As scientists have discovered new species and evolutionary history has come into sharper focus, many levels have been added to the Linnaean system of classification, such as phylum, superclass, subclass, family and tribe. Regardless of the level, when a group of organisms is being described, they are now called a taxon, or taxa for plural groups.

            Most recently, a level called domain was added to the top of the hierarchy above kingdom. The three domains are Archaea, Bacteria and Eukarya. The four kingdoms Protista, Animalia, Fungi and Plantae fit within the Eukarya domain.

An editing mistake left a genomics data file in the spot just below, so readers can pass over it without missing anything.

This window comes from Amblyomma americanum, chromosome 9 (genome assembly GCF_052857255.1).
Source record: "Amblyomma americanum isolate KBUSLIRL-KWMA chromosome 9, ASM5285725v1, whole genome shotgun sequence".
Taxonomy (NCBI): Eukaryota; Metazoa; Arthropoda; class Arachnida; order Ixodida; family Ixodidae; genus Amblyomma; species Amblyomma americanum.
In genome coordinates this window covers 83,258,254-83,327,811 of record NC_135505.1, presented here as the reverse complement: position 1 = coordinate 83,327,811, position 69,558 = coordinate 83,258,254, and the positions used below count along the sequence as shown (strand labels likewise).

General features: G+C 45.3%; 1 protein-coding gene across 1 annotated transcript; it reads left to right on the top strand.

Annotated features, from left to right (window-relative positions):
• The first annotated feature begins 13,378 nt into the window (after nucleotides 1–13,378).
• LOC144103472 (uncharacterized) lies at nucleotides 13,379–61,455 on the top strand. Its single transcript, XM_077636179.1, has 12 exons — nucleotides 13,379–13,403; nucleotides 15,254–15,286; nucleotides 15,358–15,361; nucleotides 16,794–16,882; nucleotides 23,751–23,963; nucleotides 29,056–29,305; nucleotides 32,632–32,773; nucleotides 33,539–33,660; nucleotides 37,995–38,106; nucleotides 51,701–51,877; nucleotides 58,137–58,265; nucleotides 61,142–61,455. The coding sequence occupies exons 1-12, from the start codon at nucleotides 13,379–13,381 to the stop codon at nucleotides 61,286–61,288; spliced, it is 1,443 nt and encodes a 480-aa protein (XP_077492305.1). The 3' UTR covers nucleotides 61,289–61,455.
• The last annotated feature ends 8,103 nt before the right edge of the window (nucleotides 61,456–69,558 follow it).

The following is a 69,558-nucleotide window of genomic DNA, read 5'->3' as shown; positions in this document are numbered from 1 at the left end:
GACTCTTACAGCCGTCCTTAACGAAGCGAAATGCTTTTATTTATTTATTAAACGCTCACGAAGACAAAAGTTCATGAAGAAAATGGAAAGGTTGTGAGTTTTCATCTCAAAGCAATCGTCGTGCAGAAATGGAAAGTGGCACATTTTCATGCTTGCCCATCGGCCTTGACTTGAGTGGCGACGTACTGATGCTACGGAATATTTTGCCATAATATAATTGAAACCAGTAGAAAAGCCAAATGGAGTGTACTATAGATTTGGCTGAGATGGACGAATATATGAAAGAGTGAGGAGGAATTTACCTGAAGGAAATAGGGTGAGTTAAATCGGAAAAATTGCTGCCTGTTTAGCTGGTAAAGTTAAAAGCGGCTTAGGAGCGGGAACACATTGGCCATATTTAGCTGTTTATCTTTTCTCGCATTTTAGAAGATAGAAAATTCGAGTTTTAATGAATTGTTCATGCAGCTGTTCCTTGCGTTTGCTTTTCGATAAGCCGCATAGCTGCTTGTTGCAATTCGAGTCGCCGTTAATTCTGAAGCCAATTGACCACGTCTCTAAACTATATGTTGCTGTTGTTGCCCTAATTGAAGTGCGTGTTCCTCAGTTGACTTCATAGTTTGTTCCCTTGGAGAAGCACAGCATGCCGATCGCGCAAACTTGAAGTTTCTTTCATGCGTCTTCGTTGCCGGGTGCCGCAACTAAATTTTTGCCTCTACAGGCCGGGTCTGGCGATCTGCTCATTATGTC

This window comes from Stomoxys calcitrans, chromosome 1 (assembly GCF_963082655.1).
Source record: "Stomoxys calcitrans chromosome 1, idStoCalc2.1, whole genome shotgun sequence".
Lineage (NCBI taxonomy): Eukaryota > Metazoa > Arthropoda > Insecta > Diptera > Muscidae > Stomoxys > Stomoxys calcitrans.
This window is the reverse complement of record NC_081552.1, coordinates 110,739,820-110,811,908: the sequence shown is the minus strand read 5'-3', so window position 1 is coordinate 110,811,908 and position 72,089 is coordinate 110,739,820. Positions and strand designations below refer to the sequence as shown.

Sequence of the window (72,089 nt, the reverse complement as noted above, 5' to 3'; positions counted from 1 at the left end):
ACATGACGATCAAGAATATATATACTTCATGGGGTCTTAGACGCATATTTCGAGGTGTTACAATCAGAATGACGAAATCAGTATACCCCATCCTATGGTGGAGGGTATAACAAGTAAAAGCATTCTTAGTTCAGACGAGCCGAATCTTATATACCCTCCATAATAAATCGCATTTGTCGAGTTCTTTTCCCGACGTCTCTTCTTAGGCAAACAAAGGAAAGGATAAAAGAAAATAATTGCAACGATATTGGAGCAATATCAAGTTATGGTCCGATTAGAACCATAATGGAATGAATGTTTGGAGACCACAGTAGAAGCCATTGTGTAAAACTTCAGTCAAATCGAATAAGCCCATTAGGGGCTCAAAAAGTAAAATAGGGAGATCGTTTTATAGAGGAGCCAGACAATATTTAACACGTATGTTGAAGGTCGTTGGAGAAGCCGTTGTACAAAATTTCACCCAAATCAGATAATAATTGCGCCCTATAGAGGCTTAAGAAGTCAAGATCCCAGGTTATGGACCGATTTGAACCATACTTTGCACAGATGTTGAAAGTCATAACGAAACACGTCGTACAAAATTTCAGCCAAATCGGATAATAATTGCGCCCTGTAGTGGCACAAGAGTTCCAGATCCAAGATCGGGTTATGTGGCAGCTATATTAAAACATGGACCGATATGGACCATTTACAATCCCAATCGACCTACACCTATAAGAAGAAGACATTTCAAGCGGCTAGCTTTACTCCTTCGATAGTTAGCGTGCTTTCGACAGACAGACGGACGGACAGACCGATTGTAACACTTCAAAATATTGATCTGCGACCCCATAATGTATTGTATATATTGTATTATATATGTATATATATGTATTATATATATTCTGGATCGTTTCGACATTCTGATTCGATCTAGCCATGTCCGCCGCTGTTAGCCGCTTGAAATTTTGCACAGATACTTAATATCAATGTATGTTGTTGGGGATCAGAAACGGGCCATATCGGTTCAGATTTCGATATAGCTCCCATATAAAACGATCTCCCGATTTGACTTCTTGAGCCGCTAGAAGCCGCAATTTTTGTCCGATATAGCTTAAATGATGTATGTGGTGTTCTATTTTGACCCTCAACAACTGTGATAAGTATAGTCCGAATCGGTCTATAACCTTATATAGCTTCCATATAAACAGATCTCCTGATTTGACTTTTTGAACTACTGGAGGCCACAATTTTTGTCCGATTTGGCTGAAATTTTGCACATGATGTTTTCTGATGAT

Although Linnaeus provided a framework for classifying living creatures, his own system was not limited to organisms. For instance, in his quest to classify the natural world, he created a kingdom of minerals. He also created a scientific name for Homo anthropomorpha, a proposed species that included all human-like mythical creatures, which he believed truly existed. These included the satyr, phoenix and hydra.

            Watch the video: Aquarium Setup - Aquascape - Step by Step - Live Planted Fish Tank (June 2022).